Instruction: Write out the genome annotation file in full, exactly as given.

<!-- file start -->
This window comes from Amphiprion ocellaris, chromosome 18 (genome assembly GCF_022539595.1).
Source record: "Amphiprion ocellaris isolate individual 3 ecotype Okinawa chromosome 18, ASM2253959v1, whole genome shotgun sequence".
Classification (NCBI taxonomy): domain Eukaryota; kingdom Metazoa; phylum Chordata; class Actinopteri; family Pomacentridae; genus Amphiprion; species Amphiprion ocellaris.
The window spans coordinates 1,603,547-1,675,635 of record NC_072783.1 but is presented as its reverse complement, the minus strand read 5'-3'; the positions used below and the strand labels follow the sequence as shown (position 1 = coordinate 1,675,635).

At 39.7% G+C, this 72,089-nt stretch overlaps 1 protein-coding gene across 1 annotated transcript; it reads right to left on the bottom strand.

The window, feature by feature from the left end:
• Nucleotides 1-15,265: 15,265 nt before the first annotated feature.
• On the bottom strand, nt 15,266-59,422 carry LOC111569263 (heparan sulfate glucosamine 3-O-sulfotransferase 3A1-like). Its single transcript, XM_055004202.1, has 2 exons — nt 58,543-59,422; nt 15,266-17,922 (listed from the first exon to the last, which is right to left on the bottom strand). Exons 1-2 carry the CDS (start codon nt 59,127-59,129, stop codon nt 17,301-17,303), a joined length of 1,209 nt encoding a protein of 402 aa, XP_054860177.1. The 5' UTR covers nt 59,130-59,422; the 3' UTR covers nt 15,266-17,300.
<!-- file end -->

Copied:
This window comes from Amphiprion ocellaris, chromosome 18 (genome assembly GCF_022539595.1).
Source record: "Amphiprion ocellaris isolate individual 3 ecotype Okinawa chromosome 18, ASM2253959v1, whole genome shotgun sequence".
Classification (NCBI taxonomy): domain Eukaryota; kingdom Metazoa; phylum Chordata; class Actinopteri; family Pomacentridae; genus Amphiprion; species Amphiprion ocellaris.
The window spans coordinates 1,603,547-1,675,635 of record NC_072783.1 but is presented as its reverse complement, the minus strand read 5'-3'; the positions used below and the strand labels follow the sequence as shown (position 1 = coordinate 1,675,635).

At 39.7% G+C, this 72,089-nt stretch overlaps 1 protein-coding gene across 1 annotated transcript; it reads right to left on the bottom strand.

The window, feature by feature from the left end:
• Nucleotides 1-15,265: 15,265 nt before the first annotated feature.
• On the bottom strand, nt 15,266-59,422 carry LOC111569263 (heparan sulfate glucosamine 3-O-sulfotransferase 3A1-like). Its single transcript, XM_055004202.1, has 2 exons — nt 58,543-59,422; nt 15,266-17,922 (listed from the first exon to the last, which is right to left on the bottom strand). Exons 1-2 carry the CDS (start codon nt 59,127-59,129, stop codon nt 17,301-17,303), a joined length of 1,209 nt encoding a protein of 402 aa, XP_054860177.1. The 5' UTR covers nt 59,130-59,422; the 3' UTR covers nt 15,266-17,300.